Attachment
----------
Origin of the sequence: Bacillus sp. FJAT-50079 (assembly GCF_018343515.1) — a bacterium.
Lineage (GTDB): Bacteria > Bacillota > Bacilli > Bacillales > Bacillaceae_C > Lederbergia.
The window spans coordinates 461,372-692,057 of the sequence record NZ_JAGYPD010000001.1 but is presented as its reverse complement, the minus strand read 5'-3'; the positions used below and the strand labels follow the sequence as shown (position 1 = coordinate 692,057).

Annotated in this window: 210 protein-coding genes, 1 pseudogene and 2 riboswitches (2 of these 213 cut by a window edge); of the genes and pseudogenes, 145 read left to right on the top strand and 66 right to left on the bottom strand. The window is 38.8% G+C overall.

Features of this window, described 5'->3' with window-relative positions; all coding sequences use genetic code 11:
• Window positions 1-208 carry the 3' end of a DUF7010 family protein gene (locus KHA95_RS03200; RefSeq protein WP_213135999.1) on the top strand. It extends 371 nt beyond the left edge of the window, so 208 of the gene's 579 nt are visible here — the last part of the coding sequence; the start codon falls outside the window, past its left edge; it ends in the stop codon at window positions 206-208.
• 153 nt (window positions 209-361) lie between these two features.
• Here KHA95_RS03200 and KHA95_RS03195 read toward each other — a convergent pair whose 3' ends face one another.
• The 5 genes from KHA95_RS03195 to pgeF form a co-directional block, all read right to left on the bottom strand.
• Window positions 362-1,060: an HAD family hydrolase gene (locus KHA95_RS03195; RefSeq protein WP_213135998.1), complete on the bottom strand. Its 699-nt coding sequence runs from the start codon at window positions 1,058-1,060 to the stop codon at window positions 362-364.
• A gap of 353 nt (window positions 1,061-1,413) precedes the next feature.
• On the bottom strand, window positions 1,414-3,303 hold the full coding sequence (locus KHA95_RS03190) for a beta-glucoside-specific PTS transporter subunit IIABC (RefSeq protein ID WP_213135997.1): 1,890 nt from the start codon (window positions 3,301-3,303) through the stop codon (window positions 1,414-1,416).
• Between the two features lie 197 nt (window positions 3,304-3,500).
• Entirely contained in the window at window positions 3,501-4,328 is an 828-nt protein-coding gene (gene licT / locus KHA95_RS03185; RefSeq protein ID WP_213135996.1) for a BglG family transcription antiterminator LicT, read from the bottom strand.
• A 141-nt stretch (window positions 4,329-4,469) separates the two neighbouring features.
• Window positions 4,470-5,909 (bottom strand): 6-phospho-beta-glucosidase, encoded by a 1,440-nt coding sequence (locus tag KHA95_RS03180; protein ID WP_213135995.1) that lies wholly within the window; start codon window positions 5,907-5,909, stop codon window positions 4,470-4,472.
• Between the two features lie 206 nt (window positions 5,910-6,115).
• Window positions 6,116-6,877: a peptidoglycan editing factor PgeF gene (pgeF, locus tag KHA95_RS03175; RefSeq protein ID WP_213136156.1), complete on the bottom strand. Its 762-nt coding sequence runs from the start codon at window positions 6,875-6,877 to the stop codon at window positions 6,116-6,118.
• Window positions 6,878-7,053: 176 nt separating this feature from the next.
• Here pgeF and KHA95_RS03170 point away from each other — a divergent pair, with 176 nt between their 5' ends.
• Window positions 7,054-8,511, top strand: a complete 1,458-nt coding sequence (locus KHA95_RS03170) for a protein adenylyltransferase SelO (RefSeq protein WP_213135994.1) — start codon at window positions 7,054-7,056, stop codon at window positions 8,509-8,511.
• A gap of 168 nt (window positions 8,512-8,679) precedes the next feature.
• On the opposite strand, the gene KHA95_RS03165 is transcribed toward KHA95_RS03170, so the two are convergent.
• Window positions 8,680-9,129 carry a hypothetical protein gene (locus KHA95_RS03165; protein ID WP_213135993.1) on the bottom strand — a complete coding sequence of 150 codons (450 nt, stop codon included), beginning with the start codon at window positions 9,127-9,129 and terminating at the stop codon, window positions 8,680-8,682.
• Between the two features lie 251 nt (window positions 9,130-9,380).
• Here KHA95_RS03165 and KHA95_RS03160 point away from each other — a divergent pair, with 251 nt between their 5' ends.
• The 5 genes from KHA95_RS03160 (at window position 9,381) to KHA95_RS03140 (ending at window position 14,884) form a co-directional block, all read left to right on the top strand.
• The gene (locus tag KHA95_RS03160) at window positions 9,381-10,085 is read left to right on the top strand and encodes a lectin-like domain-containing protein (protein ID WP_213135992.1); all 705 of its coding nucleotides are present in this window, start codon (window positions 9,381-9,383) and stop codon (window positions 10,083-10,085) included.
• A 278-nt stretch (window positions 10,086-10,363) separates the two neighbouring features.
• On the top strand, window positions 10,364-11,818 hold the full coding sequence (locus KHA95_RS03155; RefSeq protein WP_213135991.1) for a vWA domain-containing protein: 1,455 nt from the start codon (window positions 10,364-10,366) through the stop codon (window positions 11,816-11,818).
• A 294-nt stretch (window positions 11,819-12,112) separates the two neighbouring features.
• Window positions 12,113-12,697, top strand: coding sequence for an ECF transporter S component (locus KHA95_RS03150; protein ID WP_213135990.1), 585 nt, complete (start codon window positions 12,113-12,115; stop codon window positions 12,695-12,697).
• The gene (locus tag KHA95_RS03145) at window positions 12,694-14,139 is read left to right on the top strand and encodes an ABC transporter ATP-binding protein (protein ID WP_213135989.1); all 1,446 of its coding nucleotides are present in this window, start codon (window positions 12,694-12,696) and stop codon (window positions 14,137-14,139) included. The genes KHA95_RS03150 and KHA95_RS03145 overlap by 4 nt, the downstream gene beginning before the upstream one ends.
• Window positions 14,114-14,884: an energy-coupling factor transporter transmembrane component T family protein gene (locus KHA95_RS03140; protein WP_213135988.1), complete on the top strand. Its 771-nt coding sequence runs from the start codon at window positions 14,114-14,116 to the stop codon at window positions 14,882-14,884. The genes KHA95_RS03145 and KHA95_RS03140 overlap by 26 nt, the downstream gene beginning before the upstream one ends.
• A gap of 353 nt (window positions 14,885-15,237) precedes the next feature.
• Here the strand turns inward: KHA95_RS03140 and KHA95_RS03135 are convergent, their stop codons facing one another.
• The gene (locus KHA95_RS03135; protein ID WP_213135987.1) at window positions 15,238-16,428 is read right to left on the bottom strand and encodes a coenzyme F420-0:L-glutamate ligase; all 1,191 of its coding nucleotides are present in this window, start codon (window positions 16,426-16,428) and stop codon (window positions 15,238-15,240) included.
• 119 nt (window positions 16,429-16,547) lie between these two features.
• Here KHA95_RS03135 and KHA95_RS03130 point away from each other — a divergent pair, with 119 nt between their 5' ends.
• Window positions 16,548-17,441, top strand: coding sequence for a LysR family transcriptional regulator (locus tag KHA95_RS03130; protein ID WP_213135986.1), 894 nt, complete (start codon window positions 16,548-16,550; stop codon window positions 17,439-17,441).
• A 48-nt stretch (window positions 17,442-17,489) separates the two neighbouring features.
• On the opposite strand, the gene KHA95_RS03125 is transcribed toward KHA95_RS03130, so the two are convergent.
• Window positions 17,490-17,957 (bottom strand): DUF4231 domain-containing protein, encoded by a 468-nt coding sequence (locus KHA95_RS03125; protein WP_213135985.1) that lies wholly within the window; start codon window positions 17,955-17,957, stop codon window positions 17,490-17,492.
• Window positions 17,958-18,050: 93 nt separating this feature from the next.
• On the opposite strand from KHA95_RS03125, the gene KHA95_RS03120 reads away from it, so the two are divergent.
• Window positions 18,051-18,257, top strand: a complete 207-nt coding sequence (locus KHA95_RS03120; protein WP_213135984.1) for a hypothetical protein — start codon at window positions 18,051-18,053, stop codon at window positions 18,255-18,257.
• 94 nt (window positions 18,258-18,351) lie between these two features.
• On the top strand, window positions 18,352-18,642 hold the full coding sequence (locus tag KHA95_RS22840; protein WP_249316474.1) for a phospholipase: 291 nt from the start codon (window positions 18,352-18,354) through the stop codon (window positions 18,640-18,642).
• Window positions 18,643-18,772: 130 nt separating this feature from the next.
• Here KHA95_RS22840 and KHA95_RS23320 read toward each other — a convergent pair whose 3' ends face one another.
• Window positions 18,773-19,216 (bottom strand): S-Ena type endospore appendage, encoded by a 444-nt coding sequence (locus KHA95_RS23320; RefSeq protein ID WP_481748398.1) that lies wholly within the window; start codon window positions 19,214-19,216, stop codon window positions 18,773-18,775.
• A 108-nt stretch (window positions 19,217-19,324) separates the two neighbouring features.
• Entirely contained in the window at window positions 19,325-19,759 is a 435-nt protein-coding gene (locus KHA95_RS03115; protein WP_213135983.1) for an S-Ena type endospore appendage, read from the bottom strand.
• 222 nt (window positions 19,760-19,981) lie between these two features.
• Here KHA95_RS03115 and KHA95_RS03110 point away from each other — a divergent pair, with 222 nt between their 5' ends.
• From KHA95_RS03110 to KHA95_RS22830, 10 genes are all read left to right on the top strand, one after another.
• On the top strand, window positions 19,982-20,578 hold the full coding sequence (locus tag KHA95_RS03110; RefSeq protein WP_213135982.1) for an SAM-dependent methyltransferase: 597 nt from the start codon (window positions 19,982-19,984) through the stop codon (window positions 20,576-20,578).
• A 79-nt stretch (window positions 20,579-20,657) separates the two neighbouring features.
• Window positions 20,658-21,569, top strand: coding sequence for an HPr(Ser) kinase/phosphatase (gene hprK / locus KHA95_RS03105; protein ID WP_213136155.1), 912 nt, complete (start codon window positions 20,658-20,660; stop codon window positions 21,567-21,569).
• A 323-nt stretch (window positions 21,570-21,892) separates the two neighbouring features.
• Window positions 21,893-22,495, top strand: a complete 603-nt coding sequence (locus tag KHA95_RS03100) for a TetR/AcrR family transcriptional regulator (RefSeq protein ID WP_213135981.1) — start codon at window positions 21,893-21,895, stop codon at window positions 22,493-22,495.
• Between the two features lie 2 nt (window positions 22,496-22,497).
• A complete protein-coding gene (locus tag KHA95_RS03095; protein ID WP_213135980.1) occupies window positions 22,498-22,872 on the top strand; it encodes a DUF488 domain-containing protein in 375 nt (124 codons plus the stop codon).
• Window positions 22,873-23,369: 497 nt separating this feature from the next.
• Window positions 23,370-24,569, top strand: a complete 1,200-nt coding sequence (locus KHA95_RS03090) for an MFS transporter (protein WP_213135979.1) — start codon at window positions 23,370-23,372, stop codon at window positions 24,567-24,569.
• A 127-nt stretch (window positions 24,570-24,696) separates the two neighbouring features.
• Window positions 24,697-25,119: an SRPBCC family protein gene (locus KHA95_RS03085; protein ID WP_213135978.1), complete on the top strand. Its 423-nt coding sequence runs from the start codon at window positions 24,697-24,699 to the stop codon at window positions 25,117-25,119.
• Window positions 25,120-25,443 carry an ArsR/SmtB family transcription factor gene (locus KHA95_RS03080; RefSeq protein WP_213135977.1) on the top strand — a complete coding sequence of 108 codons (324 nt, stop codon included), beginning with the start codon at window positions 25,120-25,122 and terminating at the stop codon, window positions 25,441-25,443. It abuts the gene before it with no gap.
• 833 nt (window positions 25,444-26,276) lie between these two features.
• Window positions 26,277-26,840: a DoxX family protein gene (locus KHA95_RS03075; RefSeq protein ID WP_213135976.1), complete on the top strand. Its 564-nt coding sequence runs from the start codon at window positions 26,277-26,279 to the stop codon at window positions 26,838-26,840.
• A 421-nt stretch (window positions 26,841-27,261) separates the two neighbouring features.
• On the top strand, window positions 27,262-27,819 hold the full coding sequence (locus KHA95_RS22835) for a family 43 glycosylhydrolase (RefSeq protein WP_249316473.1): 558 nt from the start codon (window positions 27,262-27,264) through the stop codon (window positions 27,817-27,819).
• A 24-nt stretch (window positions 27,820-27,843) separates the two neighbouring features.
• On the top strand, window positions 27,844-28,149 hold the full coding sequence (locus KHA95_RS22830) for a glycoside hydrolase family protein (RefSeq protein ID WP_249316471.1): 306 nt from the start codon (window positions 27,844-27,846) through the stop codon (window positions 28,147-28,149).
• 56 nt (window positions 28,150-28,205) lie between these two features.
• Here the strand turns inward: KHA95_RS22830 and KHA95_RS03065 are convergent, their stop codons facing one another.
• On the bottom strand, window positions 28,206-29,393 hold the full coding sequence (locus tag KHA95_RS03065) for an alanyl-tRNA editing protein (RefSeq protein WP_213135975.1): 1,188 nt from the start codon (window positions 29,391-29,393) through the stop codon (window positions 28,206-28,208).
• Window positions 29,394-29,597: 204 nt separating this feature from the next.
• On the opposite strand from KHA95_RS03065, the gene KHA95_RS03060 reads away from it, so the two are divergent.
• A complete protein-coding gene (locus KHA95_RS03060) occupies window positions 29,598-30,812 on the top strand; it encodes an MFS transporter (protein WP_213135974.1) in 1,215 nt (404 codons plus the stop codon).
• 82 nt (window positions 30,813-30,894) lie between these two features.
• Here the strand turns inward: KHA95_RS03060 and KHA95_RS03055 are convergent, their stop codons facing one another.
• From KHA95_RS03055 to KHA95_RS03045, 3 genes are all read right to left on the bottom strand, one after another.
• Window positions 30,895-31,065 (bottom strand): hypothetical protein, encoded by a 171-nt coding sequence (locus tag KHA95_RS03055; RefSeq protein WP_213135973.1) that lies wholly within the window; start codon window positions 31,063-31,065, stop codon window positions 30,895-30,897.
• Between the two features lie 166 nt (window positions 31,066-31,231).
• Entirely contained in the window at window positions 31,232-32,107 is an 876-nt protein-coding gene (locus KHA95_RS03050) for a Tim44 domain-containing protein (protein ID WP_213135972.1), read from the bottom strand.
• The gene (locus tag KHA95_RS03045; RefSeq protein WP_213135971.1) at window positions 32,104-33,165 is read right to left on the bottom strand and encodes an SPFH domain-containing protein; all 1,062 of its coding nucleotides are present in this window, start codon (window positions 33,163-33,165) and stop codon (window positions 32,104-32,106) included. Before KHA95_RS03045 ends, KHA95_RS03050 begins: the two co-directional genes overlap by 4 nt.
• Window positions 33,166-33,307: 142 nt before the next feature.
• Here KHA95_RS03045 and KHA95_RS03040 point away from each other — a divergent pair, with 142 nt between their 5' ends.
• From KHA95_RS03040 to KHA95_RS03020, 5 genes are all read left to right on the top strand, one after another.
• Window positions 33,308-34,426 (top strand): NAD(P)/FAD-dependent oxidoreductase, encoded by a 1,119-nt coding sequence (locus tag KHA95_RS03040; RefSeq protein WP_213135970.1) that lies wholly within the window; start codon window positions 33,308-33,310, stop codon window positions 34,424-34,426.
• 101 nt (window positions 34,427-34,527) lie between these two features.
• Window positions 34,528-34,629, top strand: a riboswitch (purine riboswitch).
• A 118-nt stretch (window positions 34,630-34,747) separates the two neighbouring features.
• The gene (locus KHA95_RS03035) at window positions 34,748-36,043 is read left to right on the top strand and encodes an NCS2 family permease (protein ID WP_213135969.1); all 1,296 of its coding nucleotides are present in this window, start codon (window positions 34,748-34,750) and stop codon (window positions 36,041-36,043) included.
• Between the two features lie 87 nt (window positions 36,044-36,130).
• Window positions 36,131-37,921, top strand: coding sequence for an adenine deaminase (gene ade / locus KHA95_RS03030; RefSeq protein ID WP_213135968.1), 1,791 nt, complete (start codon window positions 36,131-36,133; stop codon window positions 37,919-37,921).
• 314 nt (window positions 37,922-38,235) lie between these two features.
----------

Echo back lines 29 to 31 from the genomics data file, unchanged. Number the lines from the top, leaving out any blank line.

• A 278-nt stretch (window positions 10,086-10,363) separates the two neighbouring features.
• On the top strand, window positions 10,364-11,818 hold the full coding sequence (locus KHA95_RS03155; RefSeq protein WP_213135991.1) for a vWA domain-containing protein: 1,455 nt from the start codon (window positions 10,364-10,366) through the stop codon (window positions 11,816-11,818).
• A 294-nt stretch (window positions 11,819-12,112) separates the two neighbouring features.